Planning to go on an international missions trip? Listen first!

Despite the 15 inches of snow we got last week, I was still able to travel to Lynchburg, VA to film a training session (part of a DVD training series by the AACC) with Dr. Josh Straub. [HT to my neighbor who lent me his snowblower so I could finish the driveway before leaving and also to Amtrak that got me there when the airlines couldn’t].

Josh and I met in Rwanda on our exploratory efforts in Rwanda and has been leading the way in our grant preparations for the 3-5 year pilot study we wish to do (anyone have 2 mill lying around?]

The essence of our training followed this outline. I’ll give a couple of examples but since the AACC wants to sell it I won’t give the whole of it away…

  1. Common mistakes made by well-meaning helpers
    1. Naive mistakes
      1. thinking any help is better than none; or that because you desire to go…you should
      2. Failing to listen to locals as to felt needs and solutions
    2. Planning mistakes
      1. Failing to plan for sustainability
      2. Failing to explore the impact of your help (does it make the helpees more helpless? Unintended consequences?
    3. Prejudicial mistakes
      1. Assuming the locals are the only needy ones; failing to have a humble learning stance
  2. Characteristics of a culturally competent helper
    1. Ability to listen well, test hypotheses, etc.
    2. humble
    3. able to walk in the shoes of another
    4. able to develop culture specific info before and during the trip
    5. Not one to be running from problem past (abuse, faith issues, etc.
  3. Considering a plan of actions
    1. Developing a learning plan. Read from multiple perspectives about the people and area you plan to serve; Use google alerts for current developments
      1. Consider history of being helped (prior attempts). For example, if you are serving people who suffered under colonial rule, how will you be perceived?
      2. Listen for existing strengths, local leadership, signs of health
    2. Go, listen some more….long enough to hear honest reflections; debrief (we had some really good questions here!)
    3. Develop obtainable goals and objectives with consideration of sustainability and hand-off to local leadership
    4. Consider privacy and confidentiality issues of those whose stories you plan to use for further fundraising
  4. Concluding thoughts
    1. One of the things I said at the end was the repetition of some thoughts by Rev. Dr. Brenda Salter McNeil on John 4. Notice that Jesus’ cross cultural trip to Samaria included his becoming vulnerable to a Samaritan woman (asking her for a drink), asking good questions, avoiding getting caught up in a political debate, and ultimately ending up with the woman being empowered to bring her fellow villagers to Jesus. You know you have done well when you seen the people you help becoming empowered to lead their own people.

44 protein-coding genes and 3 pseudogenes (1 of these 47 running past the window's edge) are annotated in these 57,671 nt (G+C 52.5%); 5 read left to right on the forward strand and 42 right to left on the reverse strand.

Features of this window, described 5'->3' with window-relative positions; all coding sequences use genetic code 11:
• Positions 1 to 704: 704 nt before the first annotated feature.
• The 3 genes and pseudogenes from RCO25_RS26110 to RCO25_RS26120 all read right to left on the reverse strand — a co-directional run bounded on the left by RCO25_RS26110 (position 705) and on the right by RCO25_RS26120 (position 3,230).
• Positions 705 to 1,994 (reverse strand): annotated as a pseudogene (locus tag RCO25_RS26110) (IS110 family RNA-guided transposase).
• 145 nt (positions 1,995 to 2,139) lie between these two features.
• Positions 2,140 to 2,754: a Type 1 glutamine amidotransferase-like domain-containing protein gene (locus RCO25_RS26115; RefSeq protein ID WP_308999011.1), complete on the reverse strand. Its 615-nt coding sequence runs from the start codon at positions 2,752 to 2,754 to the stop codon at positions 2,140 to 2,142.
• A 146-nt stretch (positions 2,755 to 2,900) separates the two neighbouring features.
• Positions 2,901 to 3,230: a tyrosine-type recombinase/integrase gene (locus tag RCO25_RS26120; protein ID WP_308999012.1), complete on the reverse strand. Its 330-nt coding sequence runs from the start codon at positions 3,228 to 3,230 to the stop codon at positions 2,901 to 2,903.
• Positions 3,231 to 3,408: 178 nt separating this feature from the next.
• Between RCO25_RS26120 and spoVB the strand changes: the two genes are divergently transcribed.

Filed under christian counseling, Christianity, Missional Church

4 responses to “Planning to go on an international missions trip? Listen first!

  1. Scott Knapp

    Coming from a Campus Crusade for Christ background, the missionary zeal of Jim Elliot was canonized in our thinking as the epitome of evangelistic fervor and spirit. It was a great shock to my sensibilities years later to be listening to Bible teacher J. Vernon McGee in one of his radio broadcasts, stating that he personally had tried to dissuade Jim Elliot and company from going to Ecuador before doing more “ground work”. Assuming McGee is being truthful in his declaration, perhaps Elliot’s work may have had a different kind of impact with better preparation…one can only wonder at this point.

  2. Erin

    My Husband Got saved when Catholic Missionaries Came to his Home town in W. Africa (having fled from S. Africa due to Apartheid) He has some opposing views on how missionaries come and end up doing worse in most cases bringing their immorality etc yes I would advise misisonaries to respect the culture and leave the corruption behind …:) as for Jim Elliot The Blood of the Martyrs God will not forget and the seed that was planted that cries out….

  3. Karen

    It’s strangely easier to require more of youth before they go on a trip than adults. They will put up with being told they WILL attend meetings, write reports, memorize verses, learn about the culture, or they will NOT go. Every other year we take a mission trip with high school students, and this year we are going through the book: Deep Justice Journeys by Kara Powell. It really drives home the ideas of sustainability and motives in going etc. It’s written to use with youth, but in our experience a lot of adults have never matured much in their faith since they were in youth group themselves. I think the adult leaders going on our trip are finding the book extremely helpful, too. Plus, we are going back to Ethiopia because we have a relationship with the people there, and we understand the culture because of my husband’s family background (missionaries there for several years). It’s mind-boggling how many organizations are out there now who will take your youth group on a random mission trip for a fee with very little prep work. But like you said, God uses our feeble and naive efforts and zeal despite ourselves. We certainly do a far from perfect job ourselves.

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